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New England News
Wed April 25, 2012
Urban Planner Hired To Direct Economic Development
The mayor of Holyoke Massachusetts has made the first major appointment
of his new administration. Mayor Alex Morse, Wednesday, appointed a new
director of economic development. WAMC's Pioneer Valley Bureau Chief
Paul Tuthill reports.
Mayor Morse has hired Marcos Marrero, a young urban planner and
policy professional with experience in energy and sustainability
projects to implement the young mayor's vision for revitalizing one of
the state's poorest cities.
Holyoke's new planning and economic development director has
been on the staff of the Pioneer Valley Planning Commission for the last
year. He was chief of staff in the Energy Policy Office of the New York
City Economic Development Corporation. He was a deputy advisor to the
Governor of Puerto Rico on energy and climate change.
Morse said Marrero, who has 8 years of professional experience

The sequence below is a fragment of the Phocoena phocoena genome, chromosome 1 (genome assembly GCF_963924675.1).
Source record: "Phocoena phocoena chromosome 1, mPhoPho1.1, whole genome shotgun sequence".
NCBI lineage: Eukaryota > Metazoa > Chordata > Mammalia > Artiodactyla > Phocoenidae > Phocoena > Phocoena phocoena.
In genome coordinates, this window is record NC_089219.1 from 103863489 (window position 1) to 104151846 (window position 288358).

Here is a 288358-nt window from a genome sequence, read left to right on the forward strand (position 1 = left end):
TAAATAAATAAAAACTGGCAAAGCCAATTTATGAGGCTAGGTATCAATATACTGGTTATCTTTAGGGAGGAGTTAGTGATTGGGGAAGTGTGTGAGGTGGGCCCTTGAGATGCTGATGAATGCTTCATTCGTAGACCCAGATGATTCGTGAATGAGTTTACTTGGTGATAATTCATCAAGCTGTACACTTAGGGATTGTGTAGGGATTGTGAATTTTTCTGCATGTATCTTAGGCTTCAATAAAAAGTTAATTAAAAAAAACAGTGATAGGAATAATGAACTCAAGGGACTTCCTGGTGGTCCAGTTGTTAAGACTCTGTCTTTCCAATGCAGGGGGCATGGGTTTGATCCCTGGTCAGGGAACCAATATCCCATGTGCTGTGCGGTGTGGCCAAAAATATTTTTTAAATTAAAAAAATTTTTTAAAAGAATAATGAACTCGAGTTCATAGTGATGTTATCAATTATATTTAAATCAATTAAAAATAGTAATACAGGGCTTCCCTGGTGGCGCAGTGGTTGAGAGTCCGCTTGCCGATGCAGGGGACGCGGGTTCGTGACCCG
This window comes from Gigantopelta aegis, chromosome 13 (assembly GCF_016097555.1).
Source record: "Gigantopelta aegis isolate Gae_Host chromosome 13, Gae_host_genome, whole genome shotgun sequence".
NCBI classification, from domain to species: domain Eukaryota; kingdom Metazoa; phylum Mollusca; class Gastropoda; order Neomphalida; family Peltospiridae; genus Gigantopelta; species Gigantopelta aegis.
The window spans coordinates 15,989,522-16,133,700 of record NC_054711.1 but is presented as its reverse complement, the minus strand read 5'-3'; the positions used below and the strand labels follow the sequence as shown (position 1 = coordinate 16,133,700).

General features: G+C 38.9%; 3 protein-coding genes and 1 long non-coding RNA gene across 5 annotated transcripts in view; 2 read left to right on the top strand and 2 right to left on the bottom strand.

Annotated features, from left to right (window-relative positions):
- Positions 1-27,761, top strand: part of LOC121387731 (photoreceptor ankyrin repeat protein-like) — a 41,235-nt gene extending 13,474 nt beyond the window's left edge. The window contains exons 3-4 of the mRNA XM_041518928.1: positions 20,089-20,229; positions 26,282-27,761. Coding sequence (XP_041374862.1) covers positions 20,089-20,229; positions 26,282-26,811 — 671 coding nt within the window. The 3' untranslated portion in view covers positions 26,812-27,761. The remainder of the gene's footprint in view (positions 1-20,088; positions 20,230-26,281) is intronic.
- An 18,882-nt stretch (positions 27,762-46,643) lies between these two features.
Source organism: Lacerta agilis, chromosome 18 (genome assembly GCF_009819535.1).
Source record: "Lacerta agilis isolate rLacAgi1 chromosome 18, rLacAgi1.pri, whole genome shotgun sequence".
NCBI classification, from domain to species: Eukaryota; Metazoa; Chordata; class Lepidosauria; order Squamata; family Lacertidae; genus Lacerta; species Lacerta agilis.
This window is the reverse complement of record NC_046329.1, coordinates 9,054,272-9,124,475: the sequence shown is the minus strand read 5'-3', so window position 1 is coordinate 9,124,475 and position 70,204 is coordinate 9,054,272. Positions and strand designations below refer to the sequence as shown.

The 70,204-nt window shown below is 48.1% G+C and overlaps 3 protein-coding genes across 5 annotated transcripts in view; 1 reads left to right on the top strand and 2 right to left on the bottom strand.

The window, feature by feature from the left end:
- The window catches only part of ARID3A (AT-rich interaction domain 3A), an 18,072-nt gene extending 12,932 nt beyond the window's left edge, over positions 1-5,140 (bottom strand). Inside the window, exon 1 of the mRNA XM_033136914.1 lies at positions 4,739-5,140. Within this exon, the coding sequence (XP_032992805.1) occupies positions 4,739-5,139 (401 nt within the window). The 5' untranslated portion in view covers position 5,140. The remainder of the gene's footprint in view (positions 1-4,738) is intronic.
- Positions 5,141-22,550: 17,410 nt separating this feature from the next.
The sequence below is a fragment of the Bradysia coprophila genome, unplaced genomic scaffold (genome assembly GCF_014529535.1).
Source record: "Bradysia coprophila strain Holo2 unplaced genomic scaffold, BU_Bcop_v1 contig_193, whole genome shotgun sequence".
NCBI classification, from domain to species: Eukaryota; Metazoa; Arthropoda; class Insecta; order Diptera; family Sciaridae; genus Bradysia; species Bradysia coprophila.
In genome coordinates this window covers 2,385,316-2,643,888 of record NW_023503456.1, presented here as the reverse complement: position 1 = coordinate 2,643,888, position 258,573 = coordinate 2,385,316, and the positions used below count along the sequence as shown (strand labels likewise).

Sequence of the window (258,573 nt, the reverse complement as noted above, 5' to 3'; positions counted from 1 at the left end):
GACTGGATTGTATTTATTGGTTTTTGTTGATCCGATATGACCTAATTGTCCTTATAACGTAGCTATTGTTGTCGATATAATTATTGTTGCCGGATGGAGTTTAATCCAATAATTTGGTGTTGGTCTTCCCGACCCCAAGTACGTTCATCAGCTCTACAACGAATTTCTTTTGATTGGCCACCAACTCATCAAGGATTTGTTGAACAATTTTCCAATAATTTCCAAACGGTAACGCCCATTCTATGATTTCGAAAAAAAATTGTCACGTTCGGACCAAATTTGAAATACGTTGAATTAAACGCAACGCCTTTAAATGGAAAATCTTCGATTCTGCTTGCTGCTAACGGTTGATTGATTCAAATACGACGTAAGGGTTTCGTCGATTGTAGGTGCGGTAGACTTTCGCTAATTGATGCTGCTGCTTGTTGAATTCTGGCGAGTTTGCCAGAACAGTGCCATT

stood out among the two dozen applicants for the key job.
When he became mayor Morse opted to retain most department
heads. Just 8 weeks into the new administration, Kathleen Anderson, who
had been economic development director for 13 years, resigned to become
president of the local chamber of commerce.
Marrero said he shares Mayor Morse's vision of Holyoke as a
creative economy capital for the region, taking a lead in arts,
innovation, and technology.
Holyoke has pinned much of its future economic hopes on a $168
million high performance computing center. The state of the art facility
that is being built by a group of top research universities, including
M-I-T and Harvard, and high tech industry giants such as EMC and Cisco,
is on schedule to be finished by the end of the year.
A task force has been working for several years on ways to use
the computing center to attract new business to downtown Holyoke, which
has many abandoned old brick mill buildings.
Marrero said he plans to work to retain businesses and attract
new ones by cutting red tape.
Marrero said he shares Mayor Morse's opposition to a casino in
Holyoke. Hard Rock International and a local group, proposed a casino
on what is now a golf course, but Morse has refused even to discuss the
plan with the developers who are now looking at other sites in western